Things to do on the Lizard
Almost its own little island, surrounded on three sides by ocean and the Helford River to the north, the Lizard is the UK’s most southerly tip. Whenever you visit, even in peak season, you can find practically-deserted stretches of coastal path, uncrowded coves, quiet fishing villages. Despite the slow pace of life, the Lizard is packed with things to see and do that celebrate this wild, remote region of Cornwall — here’s a selection of our favourites.
The Lizard Lighthouse Heritage Centre
Built in 1752, the distinctive Lizard Lighthouse kept watch over vessels around Britain’s most southerly point for over 200 years (the area around the tip was known as the ‘graveyard of ships’!). In 2009 it opened to the public, allowing visitors a fascinating insight into the inner workings of a lighthouse with exhibitions, an audio visual room and interactive displays in the engine room; you can even sound the foghorn! Guided tours are also available, led by friendly and knowledgeable team who cover the history of the lighthouse while you climb the tower and take in the view from the top.
The dramatic cliffs and Atlantic views around Lizard Point, the most southerly point of mainland Britain, are a spectacular sight. You can park behind the lighthouse, but we recommend grabbing a pasty in Lizard village then walking down to the tip and along the coastal path to spot seals in the waves or kestrels overhead, or the red-billed Cornish clough. Or try this easy one-mile circular around the point. Alternatively, visit the Lighthouse Heritage Centre (see previous listing) for a guided tour or pop into the Lizard RNLI lifeboat station, wedged into the cliff below. There are couple of good cafes, including Wavecrest which serves fabulous cream teas — just the fodder you need before two-mile walk along the coastal path to Kynance Cove.
Immortalised by the Victorians as the ‘most perfect cove’ (Queen Victoria and Albert were fans), Kynance has been attracting people to its caribbean-like turquoise waters and golden sands for centuries — it’s not hard to see why it’s up there as one of Cornwall’s most popular beaches. Backed by wild open heathland, the caves and rockpools entice adventure-seeking families and its waters tempt surfers and swimmers throughout the year. It’s a popular spot for geologists too — it’s home to rare serpentine rock, known as the ‘rock of a thousand hues and tones’.
Discover the best wild swimming spots on these beaches on the Lizard Peninsula and Helford River
Coasting around the coast
If you want to explore further afield without having to get behind the wheel, the brilliant Lizard Coaster bus service lets you hop on and off at all the favourite spots around the peninsula, such as Poldhu, Kynance Cove, Lizard Point and Lizard village, so you can explore beaches, villages and attractions at your own pace. If you’re itching to venture a little further, the service links up with other Coaster services in Helston; the Lands End service connects you with Penzance, Lands End and St Ives, the Falmouth Coaster takes you around the sights of south Cornwall’s maritime town, and the Atlantic Coaster (coming soon) will pass through the popular spots of St Agnes, Newquay and Padstow on the north coast.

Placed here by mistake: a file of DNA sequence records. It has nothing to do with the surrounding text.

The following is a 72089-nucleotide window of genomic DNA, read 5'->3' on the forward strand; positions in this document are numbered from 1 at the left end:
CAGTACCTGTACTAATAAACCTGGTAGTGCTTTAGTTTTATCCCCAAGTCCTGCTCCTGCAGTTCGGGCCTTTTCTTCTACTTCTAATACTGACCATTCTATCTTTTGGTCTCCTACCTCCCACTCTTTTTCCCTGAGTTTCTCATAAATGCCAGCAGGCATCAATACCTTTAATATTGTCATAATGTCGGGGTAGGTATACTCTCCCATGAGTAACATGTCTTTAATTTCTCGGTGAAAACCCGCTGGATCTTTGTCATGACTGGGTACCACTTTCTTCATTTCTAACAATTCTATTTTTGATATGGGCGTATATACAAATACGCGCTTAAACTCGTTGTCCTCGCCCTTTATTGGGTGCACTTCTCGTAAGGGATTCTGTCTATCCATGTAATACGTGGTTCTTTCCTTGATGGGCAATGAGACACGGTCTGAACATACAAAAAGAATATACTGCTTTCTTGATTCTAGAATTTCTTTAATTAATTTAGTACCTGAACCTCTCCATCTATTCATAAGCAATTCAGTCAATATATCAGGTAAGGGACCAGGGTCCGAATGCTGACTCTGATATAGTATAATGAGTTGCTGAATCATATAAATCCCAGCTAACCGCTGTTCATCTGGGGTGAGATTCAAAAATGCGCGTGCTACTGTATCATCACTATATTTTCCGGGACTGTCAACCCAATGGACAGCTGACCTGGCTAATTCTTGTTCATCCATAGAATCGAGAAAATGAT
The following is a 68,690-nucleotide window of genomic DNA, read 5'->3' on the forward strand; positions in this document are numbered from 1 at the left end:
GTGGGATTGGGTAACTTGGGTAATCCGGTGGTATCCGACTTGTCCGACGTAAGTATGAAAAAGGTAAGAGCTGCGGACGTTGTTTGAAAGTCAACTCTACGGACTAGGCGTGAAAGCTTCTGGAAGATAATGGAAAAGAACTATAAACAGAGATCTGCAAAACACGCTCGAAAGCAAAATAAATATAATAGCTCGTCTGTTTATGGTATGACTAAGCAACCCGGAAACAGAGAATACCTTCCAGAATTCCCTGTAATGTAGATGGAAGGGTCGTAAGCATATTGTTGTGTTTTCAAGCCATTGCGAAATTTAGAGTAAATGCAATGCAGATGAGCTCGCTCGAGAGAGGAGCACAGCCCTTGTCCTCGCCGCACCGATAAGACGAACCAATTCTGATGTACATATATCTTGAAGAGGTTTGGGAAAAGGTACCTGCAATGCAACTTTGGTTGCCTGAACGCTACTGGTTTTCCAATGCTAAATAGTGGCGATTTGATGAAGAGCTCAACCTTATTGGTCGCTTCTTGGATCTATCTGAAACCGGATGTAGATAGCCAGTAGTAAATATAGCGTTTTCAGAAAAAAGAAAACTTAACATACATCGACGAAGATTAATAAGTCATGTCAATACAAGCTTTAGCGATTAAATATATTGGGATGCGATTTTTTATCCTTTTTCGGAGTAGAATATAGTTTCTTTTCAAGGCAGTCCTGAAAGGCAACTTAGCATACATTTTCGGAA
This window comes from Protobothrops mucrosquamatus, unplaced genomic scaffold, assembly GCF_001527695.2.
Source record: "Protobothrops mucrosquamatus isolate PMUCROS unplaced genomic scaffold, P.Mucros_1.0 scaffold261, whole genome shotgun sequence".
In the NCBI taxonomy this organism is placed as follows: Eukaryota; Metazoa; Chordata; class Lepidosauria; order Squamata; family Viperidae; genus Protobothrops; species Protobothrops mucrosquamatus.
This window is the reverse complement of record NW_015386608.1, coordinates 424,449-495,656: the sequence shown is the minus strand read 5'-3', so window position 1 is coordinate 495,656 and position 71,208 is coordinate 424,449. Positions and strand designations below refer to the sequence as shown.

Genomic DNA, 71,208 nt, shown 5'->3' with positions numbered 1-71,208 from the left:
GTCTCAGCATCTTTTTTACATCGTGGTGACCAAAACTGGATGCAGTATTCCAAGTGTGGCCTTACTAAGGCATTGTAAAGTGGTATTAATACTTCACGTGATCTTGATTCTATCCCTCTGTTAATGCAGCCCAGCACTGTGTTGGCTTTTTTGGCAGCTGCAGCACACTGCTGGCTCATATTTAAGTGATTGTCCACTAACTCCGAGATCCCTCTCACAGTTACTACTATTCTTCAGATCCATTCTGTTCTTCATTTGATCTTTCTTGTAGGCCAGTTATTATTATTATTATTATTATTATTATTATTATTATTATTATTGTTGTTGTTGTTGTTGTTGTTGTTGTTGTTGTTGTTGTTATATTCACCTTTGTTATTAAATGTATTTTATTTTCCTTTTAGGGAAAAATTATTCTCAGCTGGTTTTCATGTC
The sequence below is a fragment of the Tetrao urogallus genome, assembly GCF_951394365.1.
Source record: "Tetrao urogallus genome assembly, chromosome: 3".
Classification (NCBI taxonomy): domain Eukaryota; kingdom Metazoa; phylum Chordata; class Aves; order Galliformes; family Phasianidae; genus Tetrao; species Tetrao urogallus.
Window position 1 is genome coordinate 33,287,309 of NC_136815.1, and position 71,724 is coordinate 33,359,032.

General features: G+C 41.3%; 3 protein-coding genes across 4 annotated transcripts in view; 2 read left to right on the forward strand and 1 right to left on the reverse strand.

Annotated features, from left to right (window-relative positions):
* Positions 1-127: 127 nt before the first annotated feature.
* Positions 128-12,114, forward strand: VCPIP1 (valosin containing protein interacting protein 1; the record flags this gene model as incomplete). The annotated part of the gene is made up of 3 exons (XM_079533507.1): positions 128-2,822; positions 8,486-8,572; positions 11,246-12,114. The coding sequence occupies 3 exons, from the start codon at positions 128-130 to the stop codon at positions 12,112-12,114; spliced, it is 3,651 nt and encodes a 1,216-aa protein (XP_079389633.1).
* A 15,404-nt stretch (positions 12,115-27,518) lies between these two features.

Lizard from the water
There’s no better way to appreciate the true beauty of the Lizard’s dramatic coastline than from the water. Explore all the nooks and crannies of the Lizard by kayak, on a coaststeering day, aboard a SUP or climbing the cliffs with the friendly team at Lizard Adventure, in the heart of the peninsula. The knowledgable and supportive team will have you throwing yourself off cliffs, spotting seals amongst the waves, paddling through caves and scaling jagged cliffs in some of the UK’s most scenic spots. Aimed at everyone aged 8 onwards.
Beneath the waves
The warm, clear waters around the Lizard make for fantastic diving. There’s abundant marine life (dolphin, basking shark, seals) and some spectacular reefs to explore, plus some fascinating shipwrecks — thousands of ships met their fate on the reefs and cliffs of the Lizard, which juts out into the Channel. Kennack Diving near Kennack Sands offers a range of courses, from PADI qualifications to dive master courses and one-off tasters such as night dives, so whether you’re a total novice or you’re ready to tackle the next stage in your diving journey, these guys will have an experience to suit you.
Roskilly’s ice cream
Get a taster for life on a working organic Cornish farm with a trip to Roskilly’s near St Keverne, south Cornwall’s most famous ice cream parlour. Walk the ponds and meadows, feed the ducks, watch the 125-strong herd of Jersey cows being milked and then treat yourself to a scoop or two — blackberry and apple or cream tea flavour, perhaps? The Croust House Restaurant serves pizzas, soups and salads, and there are farm trails to follow, and some longer routes too — we love this five-mile circular walk from Coverack which passes right by the farm at the halfway point.
From farm shops and rustic pubs to award-winning restaurants and beach cafes, see our round-up of places to eat on the Lizard
Hit the coastal path
The South West Coast Path on the Lizard includes some of the most beautiful, unspoilt stretches of the entire 630-mile route. A couple of our favourite walks include the Mullion Cove to Lizard Point route, which traces the dramatic cliffs for seven miles, passing sheltered coves and interesting things along the way, such as the Marconi monument, where the first transatlantic radio signal was sent in 1901. If you’re after something slightly more challenging, the ten-mile Lizard to Coverack route has plenty of steep climbs to get the heart racing — at least you’ll feel like you’ll have earned your post-walk cream tea at Archie’s Loft in Coverack, which looks out over the harbour.